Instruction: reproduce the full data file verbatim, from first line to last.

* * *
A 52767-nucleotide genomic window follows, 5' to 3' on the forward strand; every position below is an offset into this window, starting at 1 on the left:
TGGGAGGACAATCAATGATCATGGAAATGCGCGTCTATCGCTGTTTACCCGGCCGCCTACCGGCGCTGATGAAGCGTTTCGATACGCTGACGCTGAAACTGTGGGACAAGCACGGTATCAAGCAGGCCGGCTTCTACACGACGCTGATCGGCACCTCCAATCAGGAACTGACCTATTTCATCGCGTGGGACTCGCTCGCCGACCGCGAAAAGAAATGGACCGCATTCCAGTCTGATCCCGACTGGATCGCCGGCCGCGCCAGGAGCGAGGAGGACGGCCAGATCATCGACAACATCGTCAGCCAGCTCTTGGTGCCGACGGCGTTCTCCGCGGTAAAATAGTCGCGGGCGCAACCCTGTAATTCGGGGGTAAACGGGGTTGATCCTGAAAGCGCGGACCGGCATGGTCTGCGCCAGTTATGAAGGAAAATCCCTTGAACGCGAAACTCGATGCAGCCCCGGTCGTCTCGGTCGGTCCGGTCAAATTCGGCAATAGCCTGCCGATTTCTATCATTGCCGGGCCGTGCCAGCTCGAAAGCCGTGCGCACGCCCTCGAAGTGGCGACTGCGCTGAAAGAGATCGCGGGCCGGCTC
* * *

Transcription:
A 52767-nucleotide genomic window follows, 5' to 3' on the forward strand; every position below is an offset into this window, starting at 1 on the left:
TGGGAGGACAATCAATGATCATGGAAATGCGCGTCTATCGCTGTTTACCCGGCCGCCTACCGGCGCTGATGAAGCGTTTCGATACGCTGACGCTGAAACTGTGGGACAAGCACGGTATCAAGCAGGCCGGCTTCTACACGACGCTGATCGGCACCTCCAATCAGGAACTGACCTATTTCATCGCGTGGGACTCGCTCGCCGACCGCGAAAAGAAATGGACCGCATTCCAGTCTGATCCCGACTGGATCGCCGGCCGCGCCAGGAGCGAGGAGGACGGCCAGATCATCGACAACATCGTCAGCCAGCTCTTGGTGCCGACGGCGTTCTCCGCGGTAAAATAGTCGCGGGCGCAACCCTGTAATTCGGGGGTAAACGGGGTTGATCCTGAAAGCGCGGACCGGCATGGTCTGCGCCAGTTATGAAGGAAAATCCCTTGAACGCGAAACTCGATGCAGCCCCGGTCGTCTCGGTCGGTCCGGTCAAATTCGGCAATAGCCTGCCGATTTCTATCATTGCCGGGCCGTGCCAGCTCGAAAGCCGTGCGCACGCCCTCGAAGTGGCGACTGCGCTGAAAGAGATCGCGGGCCGGCTC